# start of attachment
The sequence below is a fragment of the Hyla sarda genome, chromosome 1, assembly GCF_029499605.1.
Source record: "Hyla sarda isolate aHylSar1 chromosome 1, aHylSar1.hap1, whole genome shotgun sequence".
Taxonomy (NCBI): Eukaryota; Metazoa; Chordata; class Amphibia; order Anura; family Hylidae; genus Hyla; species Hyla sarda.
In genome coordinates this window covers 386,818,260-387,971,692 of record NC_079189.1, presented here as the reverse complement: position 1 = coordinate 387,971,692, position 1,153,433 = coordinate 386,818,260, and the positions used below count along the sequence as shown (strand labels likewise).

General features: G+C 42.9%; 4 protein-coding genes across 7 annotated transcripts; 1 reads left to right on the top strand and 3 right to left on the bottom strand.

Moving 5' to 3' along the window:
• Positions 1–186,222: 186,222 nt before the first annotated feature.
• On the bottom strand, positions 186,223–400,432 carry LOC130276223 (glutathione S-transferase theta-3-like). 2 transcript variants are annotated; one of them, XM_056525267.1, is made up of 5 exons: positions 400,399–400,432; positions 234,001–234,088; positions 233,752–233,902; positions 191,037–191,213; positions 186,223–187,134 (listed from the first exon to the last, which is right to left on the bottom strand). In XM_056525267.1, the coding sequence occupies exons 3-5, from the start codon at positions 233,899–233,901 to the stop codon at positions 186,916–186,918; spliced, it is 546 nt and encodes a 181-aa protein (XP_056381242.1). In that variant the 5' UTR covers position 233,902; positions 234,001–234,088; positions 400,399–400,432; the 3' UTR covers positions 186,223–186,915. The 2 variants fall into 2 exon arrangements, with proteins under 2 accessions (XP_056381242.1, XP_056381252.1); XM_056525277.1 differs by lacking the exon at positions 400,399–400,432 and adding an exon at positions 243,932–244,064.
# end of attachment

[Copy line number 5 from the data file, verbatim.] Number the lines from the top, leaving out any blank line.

General features: G+C 42.9%; 4 protein-coding genes across 7 annotated transcripts; 1 reads left to right on the top strand and 3 right to left on the bottom strand.